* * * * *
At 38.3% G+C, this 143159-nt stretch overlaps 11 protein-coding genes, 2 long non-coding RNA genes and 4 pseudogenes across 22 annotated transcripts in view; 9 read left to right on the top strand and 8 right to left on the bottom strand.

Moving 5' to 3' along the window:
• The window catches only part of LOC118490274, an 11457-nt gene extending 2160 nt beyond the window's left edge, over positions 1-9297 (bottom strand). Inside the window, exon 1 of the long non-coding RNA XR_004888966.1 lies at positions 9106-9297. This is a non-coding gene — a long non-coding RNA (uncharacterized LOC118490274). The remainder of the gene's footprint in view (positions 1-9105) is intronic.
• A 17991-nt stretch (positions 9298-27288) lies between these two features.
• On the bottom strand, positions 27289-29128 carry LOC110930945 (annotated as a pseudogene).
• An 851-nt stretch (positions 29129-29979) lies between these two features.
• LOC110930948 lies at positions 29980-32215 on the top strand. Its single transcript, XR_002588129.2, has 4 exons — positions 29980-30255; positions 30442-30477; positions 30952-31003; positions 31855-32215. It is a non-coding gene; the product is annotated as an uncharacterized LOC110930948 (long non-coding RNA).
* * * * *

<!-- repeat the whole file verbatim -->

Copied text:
At 38.3% G+C, this 143159-nt stretch overlaps 11 protein-coding genes, 2 long non-coding RNA genes and 4 pseudogenes across 22 annotated transcripts in view; 9 read left to right on the top strand and 8 right to left on the bottom strand.

Moving 5' to 3' along the window:
• The window catches only part of LOC118490274, an 11457-nt gene extending 2160 nt beyond the window's left edge, over positions 1-9297 (bottom strand). Inside the window, exon 1 of the long non-coding RNA XR_004888966.1 lies at positions 9106-9297. This is a non-coding gene — a long non-coding RNA (uncharacterized LOC118490274). The remainder of the gene's footprint in view (positions 1-9105) is intronic.
• A 17991-nt stretch (positions 9298-27288) lies between these two features.
• On the bottom strand, positions 27289-29128 carry LOC110930945 (annotated as a pseudogene).
• An 851-nt stretch (positions 29129-29979) lies between these two features.
• LOC110930948 lies at positions 29980-32215 on the top strand. Its single transcript, XR_002588129.2, has 4 exons — positions 29980-30255; positions 30442-30477; positions 30952-31003; positions 31855-32215. It is a non-coding gene; the product is annotated as an uncharacterized LOC110930948 (long non-coding RNA).